in a pixar movie Up, a cartoon dog called Doug is equipped with a kind of magical collar that can convert his barking and whining into fluent human speech. Elsewhere in the real world, we ask very well-trained dogs to press buttons that generate human speech with simple commands like “get out,” “walk,” and “play.” I can teach. Humans have always been fascinated by the possibility of communicating with the animals they share their world with. Recently, machine learning with increasingly sophisticated capabilities for parsing human speech has been presented as a promising route to animal translation.

Article new york times This week, we documented a major effort by five research groups looking to use machine learning algorithms to analyze the sounds of rodents, lemurs, whales, chickens, pigs, bats, cats, and more.

Artificial intelligence systems typically learn through training using labeled data (provided by resources such as the internet or e-books). For human language models, this typically involves giving the computer a sentence, blocking certain words, and asking the program to fill in the blanks. There are also more creative strategies that try to match speech with brain activity.

But analyzing animal language is different from analyzing human language. Computer scientists need to tell software programs what to look for and how to organize data. This process almost always relies not only on accumulating a sufficient number of voice recordings, but also on matching these voice recordings with the visual social behavior of the animal. used video cameras to record the bats themselves to provide context for the call. Groups studying whales also use video, audio, and tags that can record animal movements to decipher the syntax, semantics, and ultimately what the whales are communicating and why. are planning Of course, some groups have also suggested testing animal dictionaries by playing recordings to animals and examining their responses.

Creating Google Translate for animals has been an ambitious project we’ve been working on for more than half the last decade. Machine learning has also made great strides in detecting the presence of animals and, in some cases, accurately identifying animals by their vocalizations. (Cornell’s Merlin app can accurately match bird species to their calls.) This kind of software can match a particular animal’s basic vocabulary to vocal characteristics (i.e., frequency or volume). have some success in identifying as well. While we can attribute vocalizations to individuals, we are still far from understanding all the complex nuances that animal language can encapsulate.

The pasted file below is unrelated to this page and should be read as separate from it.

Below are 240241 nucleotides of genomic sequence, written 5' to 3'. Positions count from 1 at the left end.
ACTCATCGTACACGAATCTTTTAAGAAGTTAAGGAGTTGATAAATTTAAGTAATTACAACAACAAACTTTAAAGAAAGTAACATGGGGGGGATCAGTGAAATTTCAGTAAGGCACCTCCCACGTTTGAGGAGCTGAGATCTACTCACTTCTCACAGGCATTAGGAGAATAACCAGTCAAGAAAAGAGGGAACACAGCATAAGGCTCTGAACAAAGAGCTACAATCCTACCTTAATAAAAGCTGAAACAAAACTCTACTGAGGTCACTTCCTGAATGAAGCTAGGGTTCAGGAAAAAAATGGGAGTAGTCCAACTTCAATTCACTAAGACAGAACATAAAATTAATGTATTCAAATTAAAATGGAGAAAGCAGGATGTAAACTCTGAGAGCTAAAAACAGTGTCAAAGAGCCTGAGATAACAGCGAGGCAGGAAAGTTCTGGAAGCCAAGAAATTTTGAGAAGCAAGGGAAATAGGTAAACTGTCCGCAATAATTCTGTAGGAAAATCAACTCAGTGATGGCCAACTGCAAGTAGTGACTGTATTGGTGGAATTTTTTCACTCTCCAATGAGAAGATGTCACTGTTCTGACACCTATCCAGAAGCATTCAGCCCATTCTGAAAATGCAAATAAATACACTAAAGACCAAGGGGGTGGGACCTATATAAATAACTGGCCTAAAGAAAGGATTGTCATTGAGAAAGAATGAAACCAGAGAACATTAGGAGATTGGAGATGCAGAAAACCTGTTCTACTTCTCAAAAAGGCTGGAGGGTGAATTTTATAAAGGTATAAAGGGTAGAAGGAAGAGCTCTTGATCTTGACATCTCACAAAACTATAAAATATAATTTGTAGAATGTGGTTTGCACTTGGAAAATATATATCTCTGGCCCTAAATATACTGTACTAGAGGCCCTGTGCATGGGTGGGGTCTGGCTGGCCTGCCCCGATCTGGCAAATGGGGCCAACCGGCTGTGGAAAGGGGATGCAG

[Related: With new tags, researchers can track sharks into the inky depths of the ocean’s Twilight Zone]

Many skeptics of this approach argue that current AI language models have the shortcomings of being able to truly understand the relationship between words and the objects they may refer to in the real world, as well as the ability of scientists to understand animal societies as a whole. It points out both flaws in your understanding. Artificial intelligence language models for humans rely on computers mapping the relationship between words and the contexts in which they may appear (where they go in a sentence, what they refer to). However, these models have their own flaws and can be black boxes. Researchers know what goes in and what comes out, but they don’t fully understand how the algorithm reaches its conclusions.

Another factor the researchers are considering is the fact that animal communication may not function at all like human communication, and the tendency to anthropomorphize them may have distorted the results. I have. Due to physiological and behavioral differences, there may be unique elements in animal language.

For the purpose of not knowing the data parameters in advance, there have been proposals to analyze audio data using self-supervised learning algorithms. wall street journalThis allows the computer to tell researchers what patterns they see in the data, patterns that may reveal connections that the human eye misses. Ultimately, how far down the rabbit hole humans go in trying to understand animal communication depends on their goals for this kind of research, and for that purpose, understanding the basics may be enough. For example, a translator that can reliably interpret whether the animals we come into frequent contact with are happy, sad, or in danger would be useful and practical to create.





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